KBKL Spotlight on Canadians: Naseem Hrab

Spotlight on Canadians Header

A big Kick-butt Kidlit welcome to picture book author Naseem Hrab!

Hi, Naseem! Tell us about yourself!

I’m Naseem Hrab and I’m the author of two picture books: Ira Crumb Makes a Pretty Good Friend and Ira Crumb Feels the Feelings, illustrated by the super-talented Josh Holinaty and published by Owlkids Books. I live in Toronto, Canada with my four-year-old goldfish.


Tell us a bit about your latest/upcoming project?

My latest picture book is called Weekend Dad and it’s illustrated by Frank Viva. It’ll be published in Spring 2020 by Groundwood Books. It tells the story of a little boy visiting his dad’s new apartment after his parents get separated and it features a letter my dad wrote to me when I was nine-years-old. It’s the least funny thing I’ve ever written on purpose.

What are you reading right now?

The Comic Hero’s Journey: Serious Story Structure for Fabulously Funny Films by Steve Kaplan. All my picture book manuscripts play out like little movies in my head and I really look to television shows and movies for inspiration.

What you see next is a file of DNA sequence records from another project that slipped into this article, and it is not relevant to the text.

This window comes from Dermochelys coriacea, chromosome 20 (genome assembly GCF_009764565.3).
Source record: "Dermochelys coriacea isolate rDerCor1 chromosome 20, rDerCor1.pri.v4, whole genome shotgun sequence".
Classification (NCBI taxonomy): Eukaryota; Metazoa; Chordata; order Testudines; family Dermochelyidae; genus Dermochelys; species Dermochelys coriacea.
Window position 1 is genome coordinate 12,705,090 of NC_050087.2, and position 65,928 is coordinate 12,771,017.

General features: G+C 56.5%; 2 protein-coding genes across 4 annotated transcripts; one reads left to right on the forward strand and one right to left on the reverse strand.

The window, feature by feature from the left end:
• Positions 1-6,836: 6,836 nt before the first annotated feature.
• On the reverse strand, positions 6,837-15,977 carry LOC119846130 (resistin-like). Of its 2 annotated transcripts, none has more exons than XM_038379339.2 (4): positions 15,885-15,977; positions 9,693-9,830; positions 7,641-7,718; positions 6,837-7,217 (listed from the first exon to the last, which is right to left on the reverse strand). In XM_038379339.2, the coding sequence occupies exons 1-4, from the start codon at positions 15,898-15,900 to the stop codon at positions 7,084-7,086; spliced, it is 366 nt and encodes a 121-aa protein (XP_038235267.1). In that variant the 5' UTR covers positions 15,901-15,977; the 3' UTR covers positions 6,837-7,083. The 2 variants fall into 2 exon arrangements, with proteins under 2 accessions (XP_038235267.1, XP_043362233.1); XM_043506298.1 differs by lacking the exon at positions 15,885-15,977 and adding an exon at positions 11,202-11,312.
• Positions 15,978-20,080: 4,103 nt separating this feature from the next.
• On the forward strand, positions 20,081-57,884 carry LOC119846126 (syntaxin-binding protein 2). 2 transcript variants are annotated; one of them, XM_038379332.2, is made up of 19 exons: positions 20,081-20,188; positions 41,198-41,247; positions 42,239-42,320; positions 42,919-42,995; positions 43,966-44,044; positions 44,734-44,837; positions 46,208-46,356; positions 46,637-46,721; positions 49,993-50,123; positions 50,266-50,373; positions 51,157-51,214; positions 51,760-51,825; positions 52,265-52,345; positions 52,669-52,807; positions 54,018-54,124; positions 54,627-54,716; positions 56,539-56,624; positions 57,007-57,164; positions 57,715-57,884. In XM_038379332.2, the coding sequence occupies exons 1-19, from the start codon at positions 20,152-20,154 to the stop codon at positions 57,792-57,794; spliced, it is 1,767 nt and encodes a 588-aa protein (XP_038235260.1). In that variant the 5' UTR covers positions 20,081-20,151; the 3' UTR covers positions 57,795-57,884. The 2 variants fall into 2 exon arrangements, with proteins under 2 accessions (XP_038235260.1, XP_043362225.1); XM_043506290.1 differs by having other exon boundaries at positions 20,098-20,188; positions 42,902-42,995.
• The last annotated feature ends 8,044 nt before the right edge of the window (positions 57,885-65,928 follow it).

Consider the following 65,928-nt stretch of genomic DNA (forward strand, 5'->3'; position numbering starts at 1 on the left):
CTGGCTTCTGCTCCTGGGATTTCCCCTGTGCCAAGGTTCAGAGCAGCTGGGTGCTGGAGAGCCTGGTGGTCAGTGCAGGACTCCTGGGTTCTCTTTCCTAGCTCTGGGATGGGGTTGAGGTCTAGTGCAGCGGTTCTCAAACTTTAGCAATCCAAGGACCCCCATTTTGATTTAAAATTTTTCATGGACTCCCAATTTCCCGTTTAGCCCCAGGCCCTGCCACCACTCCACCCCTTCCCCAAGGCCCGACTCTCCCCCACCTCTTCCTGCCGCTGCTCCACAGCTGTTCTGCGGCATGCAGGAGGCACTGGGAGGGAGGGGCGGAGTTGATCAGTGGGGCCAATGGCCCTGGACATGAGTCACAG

Who is a Canadian author or illustrator that you’d like to see more people discover?

Oh gosh! This is a super hard question. If I can only pick one I’m gonna pick the illustrator of the Ira books. Is that allowed? Josh has illustrated so many awesome picture books and nonfiction books—from Liam Takes a Stand to A Beginner’s Guide to Immortality to The Space Adventurer’s Guide. I love his style—it’s incredibly unique, thoughtful and fun!

What’s been the most surprising part of your publishing journey so far?

How emotional it’s been! I think there’s a lot of feelings and pressure that come with getting published—lukewarm reviews, okay-sales, etc., etc. Sometimes things can start to feel a bit glum! Ira Crumb Feels the Feelings is about a little boy who wants to sit in his sadness for moment and feel his feelings after an upsetting day. And I think that’s great advice for writers and illustrators! All you can really do is check in with your feelings for a moment when a publishing upset occurs … and then re-focus on your craft.

When a reader picks up your books, they can always expect to find…

Laughter and/or tears and/or farts.

What’s the most Canadian thing you’ve put in a book?

My sense of humour? … See what I did there? I even spelled “humour” the Canadian way.